Supplies like clean needles are available at the Overdose Prevention Society’s safe-injection site. MUST CREDIT: Photo for The Washington Post John Lehmann

B.C.’s overdose prevention strategy sets blueprint for rest of world: study

Reseachers at University of Victoria call opening of overdose prevention sites ‘novel and nimble’

A new study out of the University of Victoria says B.C.’s “unprecedented” response to the overdose crisis can and should be expanded worldwide.

The study, led by researchers with the Canadian Institute for Substance Use Research, involved working with a number of Island-based community groups that were opening overdose prevention sites and monitoring the roll out process and effectiveness.

“We found that these sites were a novel and nimble response to the overdose crisis which has affected communities not just across B.C., but around the world,” said institute scientist Bruce Wallace Thursday.

“Our hope is that the international community will look to this model as a way to quickly and effectively save lives – and use it beyond a public-health emergency context.”

READ MORE: Battle to beat AIDS offers lessons in fighting opioid crisis

READ MORE: There have been 1,380 overdose deaths in B.C. this year: Coroner

In 2016, 20 overdose prevention sites opened in B.C. without federal approval. In 2017, the federal government announced it would allow provinces and territories to open temporary sites as applications for permanent setups awaited what was criticized by advocates as a lengthy approval process by Health Canada.

The province has since launched more than 20 more overdose prevention sites – either as brick-and-mortar facilities or mobile units – and 11 supervised consumption sites.

More than 2,800 people have died of an illicit drug overdose in B.C. since 2017.

READ MORE: New in-depth report sheds light on who in B.C. is dying of drug overdoses

READ MORE: B.C. launches new drug-checking program, expands fentanyl testing

Overdose prevention sites were up and running within weeks of approval, the UVic study found, and people who used drugs were involved in planning, implementing and delivering the services.

The researchers said these sites combined the benefits of state-sanctioned injection services with community-driven implementation.

“This research questions the federal governments’ restrictive sanctioning processes, which have limited the expansion of SCS [Supervised Consumption Sites] internationally and are not necessarily aligned with the needs of people who use drugs,” said researcher Bernie Pauly.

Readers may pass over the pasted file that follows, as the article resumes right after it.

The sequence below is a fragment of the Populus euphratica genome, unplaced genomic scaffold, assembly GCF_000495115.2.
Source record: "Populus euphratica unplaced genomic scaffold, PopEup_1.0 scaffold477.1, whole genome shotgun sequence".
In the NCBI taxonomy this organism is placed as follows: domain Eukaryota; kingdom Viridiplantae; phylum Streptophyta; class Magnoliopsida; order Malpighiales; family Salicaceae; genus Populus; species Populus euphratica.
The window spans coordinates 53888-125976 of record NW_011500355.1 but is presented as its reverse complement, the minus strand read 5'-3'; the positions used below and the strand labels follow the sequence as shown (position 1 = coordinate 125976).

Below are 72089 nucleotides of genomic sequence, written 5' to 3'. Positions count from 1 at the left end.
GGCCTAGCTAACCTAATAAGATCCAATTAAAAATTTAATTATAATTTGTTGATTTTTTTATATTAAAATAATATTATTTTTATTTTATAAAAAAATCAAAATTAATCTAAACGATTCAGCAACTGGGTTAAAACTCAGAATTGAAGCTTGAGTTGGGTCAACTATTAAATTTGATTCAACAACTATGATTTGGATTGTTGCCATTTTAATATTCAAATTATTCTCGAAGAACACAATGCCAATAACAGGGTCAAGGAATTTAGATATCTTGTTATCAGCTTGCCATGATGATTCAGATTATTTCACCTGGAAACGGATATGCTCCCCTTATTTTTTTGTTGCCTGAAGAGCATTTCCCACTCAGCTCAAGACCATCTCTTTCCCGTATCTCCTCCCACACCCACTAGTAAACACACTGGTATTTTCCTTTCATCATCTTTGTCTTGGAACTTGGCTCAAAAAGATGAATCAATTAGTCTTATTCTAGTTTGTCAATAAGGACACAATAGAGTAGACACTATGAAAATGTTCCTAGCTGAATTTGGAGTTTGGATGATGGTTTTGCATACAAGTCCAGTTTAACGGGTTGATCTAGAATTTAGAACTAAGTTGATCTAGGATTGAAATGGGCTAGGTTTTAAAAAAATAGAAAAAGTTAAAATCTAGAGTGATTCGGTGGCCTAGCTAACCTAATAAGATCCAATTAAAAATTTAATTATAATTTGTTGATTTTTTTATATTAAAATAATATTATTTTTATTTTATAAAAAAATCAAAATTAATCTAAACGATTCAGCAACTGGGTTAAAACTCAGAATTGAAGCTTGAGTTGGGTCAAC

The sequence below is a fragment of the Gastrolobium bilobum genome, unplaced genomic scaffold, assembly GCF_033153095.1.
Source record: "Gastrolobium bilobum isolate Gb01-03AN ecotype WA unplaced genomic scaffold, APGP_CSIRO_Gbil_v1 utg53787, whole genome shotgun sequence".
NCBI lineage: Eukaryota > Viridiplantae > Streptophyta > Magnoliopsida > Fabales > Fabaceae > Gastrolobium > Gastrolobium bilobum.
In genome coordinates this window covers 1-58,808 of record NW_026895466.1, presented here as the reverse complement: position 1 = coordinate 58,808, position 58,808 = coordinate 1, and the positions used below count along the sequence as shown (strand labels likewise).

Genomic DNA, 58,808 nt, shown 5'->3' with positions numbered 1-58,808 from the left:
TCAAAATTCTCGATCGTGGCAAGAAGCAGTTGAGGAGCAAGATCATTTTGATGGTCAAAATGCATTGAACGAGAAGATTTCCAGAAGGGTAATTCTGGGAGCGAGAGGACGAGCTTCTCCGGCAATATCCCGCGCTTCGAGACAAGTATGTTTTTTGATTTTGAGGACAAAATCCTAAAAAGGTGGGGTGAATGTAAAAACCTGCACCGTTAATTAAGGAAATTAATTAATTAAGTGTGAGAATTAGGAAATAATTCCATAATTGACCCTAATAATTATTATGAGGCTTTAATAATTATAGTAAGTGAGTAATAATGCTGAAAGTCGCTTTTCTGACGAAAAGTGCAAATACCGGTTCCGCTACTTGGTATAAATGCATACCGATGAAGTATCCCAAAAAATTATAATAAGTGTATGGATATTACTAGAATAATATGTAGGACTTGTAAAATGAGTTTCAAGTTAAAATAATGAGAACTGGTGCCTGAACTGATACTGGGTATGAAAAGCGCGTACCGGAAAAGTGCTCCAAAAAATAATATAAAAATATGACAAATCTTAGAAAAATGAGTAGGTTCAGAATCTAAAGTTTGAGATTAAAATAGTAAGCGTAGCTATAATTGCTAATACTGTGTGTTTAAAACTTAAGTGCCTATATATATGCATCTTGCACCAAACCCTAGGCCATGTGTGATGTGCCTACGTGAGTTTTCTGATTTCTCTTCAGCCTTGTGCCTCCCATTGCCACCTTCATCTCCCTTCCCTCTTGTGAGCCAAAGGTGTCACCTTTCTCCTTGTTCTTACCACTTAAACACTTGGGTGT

READ MORE: Health minister announces $72M in emergency funding for B.C.’s opioid crisis

VIDEO: Kootenays’ first overdose-prevention site opens in Nelson

“These sites should be seen as not just a stopgap until a SCS receives approval in an area, but as an alternative or complementary service to the SCS model.”

B.C. remains the only jurisdiction in the world to create legislation to support overdose prevention sites.

While similar sites exist in Ontario, that province recently announced it would not allow any new sites to open, and existing sites would be rolled in with supervised consumption sites.


@ashwadhwani
ashley.wadhwani@bpdigital.ca

Like us on Facebook and follow us on Twitter.

Just Posted

Mission RCMP reminds public to lock car doors

April is Auto Crime Enforcement Month

PHOTOS: Thousands attend Mission Elks Easter Egg Hunt

The quest for candy and chocolate brought out a huge crowd of kids and parents to the family event

Gas prices in Metro Vancouver hit 172.9 cents a litre

And one analyst expects it to only go higher this week

PHOTOS:Menopause rhe Musical comes to Mission

Comedy plays to a full house at the Clarke Theatre

Mission theatre troupe presents Age of Arousal

Opening Nite Theatre Society tackles thought-provoking Canadian play

Homeless activists outside Notre Dame demand ‘a roof too’

Wealthy people have donated millions to effort to rebuild cathedral after devastating fire

B.C. VIEWS: NDP’s lawyer show is turning into a horror movie

Court actions pile up over pipelines, car insurance, care aides

Anti-SOGI activist slams ban on B.C. dad speaking out about transgender son’s case

A judge has told the father to stop publicly objecting to his son’s gender

PHOTOS: Green Party Leader Elizabeth May says ‘I do’ on Earth Day

May and John Kidder got married Monday morning in Victoria

Victims injured in Lower Mainland deck collapse ranged from 15 to 83 years old

Victim Services staff have reached out to those hurt and their families

‘Ghost restaurants’ cooked up by Joseph Richard Group to meet demand of delivered food

The new Meal Ticket Brands venture aims to ‘disrupt’ the local restaurant industry

Sri Lanka invokes war-time military powers after nearly 300 killed in Easter bombings

Sri Lanka’s minister of tourism says 39 foreign tourists were killed in the Easter Sunday attacks

Torched SUV linked to Vancouver’s fourth homicide

Manoj Kumar, 30, was found dead from gunshot wounds in the Kitsilano neighbourhood

Multiple sailing waits as BC Ferries deals with Easter Monday traffic

89 extra sailings had been added to the long weekend schedule

Most Read